Kicking off near the slopes in Thredbo, Gypsy & The Cat will be making their way to Perth, Melbourne, Sydney and Brisbane next month. The final tour will see the pair sharing a setlist of their new material as well as some older favourites that haven’t seen the stage for some time.
“When you’re putting out a new record, you always have to play the new music but this will be more of a best of show,” says Bacash. “We will be playing songs we haven’t played for four or five years and will hopefully get a few people that we’ve worked with to come and join in. It’ll be sad but it’s going to be a fun time. The Melbourne show will be quite wild because all my family and friends who are there at every single show will be there. It’ll be more about the fans and people coming together and celebrating the journey that we’ve been on.”
With a career that boasts ARIA chart success and award nominations, countless tours across the globe and some serious attention from triple j, Bacash says that there are plenty of high points on which to ponder. Expectedly, certain collaborations come to mind.
“We did a song with Paul Kelly two years ago (Climb Into The Music), that was an amazing experience because I’ve looked up to Paul throughout my entire life. I actually wrote about him in my year 12 final exam – we studied his lyric book. It was pretty phenomenal to sit there and be writing a song with him. Having our album (Gilgamesh) in the triple j Hottest 100 Australian Albums Of All Time was pretty special. For me, that’s the biggest thing.”
As he speaks about his musical confidant, it’s clear that Bacash is going to miss the instantly instinctive nature of his partnership with Towers. However, he asserts that their personal and professional relationship will continue to grow alongside their separate careers.
“Lionel and I are still so close and he comes into the studio every couple of weeks, has a listen to what I’ve been doing and puts his two cents in,” he says. “Sitting down and starting a song with him is very easy to do, I’ll miss that kind of compliancy of sitting down and writing something and by the end of the day it pretty much being fully formed. It’s always a longer process on your own but I’m excited about that too. There’s a bittersweet side to it. There’s an intuition when we work together, we never really discuss it. When you’re writing an album you don’t really know what the next song should be, you just start making it. A lot of the time we'd feed off each other and the energy – working for nearly a decade together that became really in tune. It was a privilege to work with him.”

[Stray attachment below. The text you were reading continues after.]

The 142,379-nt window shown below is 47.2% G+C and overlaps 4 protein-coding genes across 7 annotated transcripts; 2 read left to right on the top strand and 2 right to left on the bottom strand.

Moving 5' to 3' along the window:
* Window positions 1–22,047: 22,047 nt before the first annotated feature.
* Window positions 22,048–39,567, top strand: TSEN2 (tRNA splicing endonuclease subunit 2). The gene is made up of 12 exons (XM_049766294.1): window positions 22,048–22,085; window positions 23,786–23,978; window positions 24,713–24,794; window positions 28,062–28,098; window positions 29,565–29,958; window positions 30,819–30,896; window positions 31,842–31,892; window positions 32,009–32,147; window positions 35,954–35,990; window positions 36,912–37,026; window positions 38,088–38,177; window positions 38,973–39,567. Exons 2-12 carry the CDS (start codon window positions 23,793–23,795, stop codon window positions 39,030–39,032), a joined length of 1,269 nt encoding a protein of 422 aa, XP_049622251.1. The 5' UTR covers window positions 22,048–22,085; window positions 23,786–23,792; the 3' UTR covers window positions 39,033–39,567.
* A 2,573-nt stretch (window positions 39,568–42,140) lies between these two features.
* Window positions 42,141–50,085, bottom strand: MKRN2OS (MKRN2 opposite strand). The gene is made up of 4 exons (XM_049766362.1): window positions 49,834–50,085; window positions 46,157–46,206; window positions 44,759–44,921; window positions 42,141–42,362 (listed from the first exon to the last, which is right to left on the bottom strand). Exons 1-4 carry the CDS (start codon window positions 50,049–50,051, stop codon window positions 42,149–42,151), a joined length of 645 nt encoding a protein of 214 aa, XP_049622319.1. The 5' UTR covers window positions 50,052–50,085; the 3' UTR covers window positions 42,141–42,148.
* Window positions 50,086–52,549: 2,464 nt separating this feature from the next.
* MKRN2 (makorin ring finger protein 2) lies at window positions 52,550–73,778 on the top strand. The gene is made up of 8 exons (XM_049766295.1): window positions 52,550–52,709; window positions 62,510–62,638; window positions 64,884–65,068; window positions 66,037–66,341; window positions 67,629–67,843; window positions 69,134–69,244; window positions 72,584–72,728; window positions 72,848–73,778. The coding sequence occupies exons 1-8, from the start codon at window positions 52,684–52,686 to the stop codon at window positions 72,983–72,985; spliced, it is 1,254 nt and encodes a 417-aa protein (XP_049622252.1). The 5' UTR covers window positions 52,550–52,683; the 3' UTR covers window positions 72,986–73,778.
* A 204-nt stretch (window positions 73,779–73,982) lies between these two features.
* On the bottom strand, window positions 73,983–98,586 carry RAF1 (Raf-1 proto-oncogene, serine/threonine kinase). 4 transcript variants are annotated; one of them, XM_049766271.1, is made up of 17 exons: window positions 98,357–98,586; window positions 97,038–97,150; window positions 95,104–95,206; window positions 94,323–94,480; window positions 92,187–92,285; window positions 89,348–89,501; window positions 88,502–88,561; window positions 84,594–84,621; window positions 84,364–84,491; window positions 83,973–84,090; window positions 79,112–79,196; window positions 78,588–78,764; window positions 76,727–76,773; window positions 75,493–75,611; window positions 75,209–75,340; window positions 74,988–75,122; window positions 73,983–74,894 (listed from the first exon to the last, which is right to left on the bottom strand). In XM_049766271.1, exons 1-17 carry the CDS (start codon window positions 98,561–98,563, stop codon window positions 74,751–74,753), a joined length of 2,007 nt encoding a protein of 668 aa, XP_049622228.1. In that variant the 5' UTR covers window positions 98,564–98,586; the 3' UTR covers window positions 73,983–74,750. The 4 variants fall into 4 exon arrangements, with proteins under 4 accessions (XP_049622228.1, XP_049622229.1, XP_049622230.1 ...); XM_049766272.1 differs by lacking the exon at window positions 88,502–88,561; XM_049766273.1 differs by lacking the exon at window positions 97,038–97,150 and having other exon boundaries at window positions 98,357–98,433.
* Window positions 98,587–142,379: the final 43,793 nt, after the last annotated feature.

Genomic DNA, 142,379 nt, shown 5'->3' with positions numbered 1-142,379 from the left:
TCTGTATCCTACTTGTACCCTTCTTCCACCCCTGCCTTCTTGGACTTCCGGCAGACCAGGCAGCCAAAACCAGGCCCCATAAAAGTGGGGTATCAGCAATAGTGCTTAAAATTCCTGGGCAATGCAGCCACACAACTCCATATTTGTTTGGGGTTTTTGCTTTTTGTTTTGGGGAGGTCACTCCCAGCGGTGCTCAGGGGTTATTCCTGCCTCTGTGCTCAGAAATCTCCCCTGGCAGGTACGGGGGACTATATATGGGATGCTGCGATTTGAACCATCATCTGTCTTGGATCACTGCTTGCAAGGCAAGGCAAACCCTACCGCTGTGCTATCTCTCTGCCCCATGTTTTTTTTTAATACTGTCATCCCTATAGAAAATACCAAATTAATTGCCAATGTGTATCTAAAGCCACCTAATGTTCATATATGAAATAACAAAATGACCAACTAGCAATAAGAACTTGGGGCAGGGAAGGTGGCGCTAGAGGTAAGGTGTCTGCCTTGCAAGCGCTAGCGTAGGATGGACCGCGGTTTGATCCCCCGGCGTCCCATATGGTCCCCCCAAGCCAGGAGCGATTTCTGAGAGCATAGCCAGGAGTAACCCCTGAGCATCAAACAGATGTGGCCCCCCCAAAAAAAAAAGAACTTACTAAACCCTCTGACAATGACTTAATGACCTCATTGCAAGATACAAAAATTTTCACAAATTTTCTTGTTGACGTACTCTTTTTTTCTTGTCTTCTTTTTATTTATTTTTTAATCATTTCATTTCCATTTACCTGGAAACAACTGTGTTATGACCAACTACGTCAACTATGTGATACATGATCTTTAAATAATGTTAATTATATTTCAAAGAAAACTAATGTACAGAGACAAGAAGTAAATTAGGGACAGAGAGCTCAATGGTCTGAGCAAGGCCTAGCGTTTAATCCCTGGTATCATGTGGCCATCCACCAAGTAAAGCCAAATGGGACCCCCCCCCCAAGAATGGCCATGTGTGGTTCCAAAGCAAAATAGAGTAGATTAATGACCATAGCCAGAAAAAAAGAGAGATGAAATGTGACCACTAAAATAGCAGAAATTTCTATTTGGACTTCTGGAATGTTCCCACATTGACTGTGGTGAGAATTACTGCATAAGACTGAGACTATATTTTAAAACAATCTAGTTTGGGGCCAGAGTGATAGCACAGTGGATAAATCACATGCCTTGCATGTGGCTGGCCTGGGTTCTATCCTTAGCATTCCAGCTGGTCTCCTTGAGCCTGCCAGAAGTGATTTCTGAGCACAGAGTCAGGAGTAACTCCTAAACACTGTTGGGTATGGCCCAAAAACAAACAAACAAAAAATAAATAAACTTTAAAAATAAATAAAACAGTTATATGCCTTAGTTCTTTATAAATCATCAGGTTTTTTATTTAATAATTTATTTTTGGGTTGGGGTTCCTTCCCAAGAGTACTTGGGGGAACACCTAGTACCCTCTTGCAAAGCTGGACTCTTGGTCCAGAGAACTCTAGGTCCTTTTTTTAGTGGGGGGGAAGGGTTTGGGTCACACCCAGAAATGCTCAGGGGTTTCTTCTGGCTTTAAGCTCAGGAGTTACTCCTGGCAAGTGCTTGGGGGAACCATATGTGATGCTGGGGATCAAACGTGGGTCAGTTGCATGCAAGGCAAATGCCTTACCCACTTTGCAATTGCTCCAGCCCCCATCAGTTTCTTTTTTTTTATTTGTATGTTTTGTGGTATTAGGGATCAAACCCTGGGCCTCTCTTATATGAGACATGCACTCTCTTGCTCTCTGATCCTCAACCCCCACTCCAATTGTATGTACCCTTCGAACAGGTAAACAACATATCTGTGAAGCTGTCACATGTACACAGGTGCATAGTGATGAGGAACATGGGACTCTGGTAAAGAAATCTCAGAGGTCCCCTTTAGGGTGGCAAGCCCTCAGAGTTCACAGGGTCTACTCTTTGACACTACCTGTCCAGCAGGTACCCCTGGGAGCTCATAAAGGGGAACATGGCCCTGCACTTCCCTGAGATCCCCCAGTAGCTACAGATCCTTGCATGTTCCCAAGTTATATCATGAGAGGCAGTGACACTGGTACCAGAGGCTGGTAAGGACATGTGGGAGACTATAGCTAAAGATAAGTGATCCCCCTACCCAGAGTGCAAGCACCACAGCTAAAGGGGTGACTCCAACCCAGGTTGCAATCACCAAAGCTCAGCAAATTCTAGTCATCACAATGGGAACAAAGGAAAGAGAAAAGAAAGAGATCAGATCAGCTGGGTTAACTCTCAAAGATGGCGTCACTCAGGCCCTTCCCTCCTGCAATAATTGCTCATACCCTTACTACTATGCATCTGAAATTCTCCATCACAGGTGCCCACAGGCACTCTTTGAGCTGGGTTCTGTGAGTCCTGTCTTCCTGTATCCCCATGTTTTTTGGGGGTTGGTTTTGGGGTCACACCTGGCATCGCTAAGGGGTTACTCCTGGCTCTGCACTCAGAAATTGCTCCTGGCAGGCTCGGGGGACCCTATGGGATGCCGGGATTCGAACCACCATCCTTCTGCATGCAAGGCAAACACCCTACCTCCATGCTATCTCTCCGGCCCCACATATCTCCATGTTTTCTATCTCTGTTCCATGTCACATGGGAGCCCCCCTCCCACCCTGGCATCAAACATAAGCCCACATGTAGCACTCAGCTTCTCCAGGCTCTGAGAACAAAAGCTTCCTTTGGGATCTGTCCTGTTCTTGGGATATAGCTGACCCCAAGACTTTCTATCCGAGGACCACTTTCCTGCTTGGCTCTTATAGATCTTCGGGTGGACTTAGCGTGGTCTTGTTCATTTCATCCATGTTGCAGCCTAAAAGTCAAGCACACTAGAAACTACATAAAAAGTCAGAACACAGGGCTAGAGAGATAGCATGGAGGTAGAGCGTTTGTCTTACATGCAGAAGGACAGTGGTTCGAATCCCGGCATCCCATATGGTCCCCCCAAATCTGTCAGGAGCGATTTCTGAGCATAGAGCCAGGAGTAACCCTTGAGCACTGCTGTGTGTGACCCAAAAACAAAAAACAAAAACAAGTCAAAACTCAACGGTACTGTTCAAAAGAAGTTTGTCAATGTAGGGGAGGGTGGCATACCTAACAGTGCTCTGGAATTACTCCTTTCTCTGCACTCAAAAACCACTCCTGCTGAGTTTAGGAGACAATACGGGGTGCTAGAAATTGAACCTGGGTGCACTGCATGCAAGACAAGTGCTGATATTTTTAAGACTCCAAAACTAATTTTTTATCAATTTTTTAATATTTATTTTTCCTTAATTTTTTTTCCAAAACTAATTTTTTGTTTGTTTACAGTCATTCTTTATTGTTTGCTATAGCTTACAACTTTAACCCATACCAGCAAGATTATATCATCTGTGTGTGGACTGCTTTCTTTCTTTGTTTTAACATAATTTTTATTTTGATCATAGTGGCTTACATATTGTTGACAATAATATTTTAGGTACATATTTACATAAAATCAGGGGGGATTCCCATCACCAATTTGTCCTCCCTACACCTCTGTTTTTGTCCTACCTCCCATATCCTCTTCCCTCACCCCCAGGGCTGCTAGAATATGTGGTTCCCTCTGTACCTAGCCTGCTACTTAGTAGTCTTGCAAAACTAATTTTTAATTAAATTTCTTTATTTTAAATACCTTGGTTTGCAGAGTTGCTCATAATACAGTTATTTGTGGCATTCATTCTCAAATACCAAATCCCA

After building their own record label, Alsatian Music, the duo are the ultimate endorsers of DIY. Imparting some parting wisdom on their fellow creatives, Bach says that super fans were their saviour when they became a “stillborn act” on their previous label.“We were lucky that there was a fanbase and we had people there that would buy our records and come to our shows, it's kept us afloat over all these years,” says Bacash. “I totally understand why people are starting their own labels or putting stuff out independently because record labels are so insecure, they will only jump on something when it’s already huge and at that point it’s like ‘Why would we sign to you anyway?’ That'd be my biggest advice to any up and coming artist. You’ve just got to follow the guidelines and make great music first and foremost.”
Finally, when asked if he has any last thoughts to share with Gypsy & The Cat fans, Bacash leaves us with a simple yet touching aspiration. “I absolutely have to say, thank-you. Hopefully in their later years they’ll be playing our records and explaining the time they had with it to their kids.”

GYPSY & THE CAT will say farewell at Howler on Saturday September 24. Virtual Islands is out Friday August 5 via Alsatian.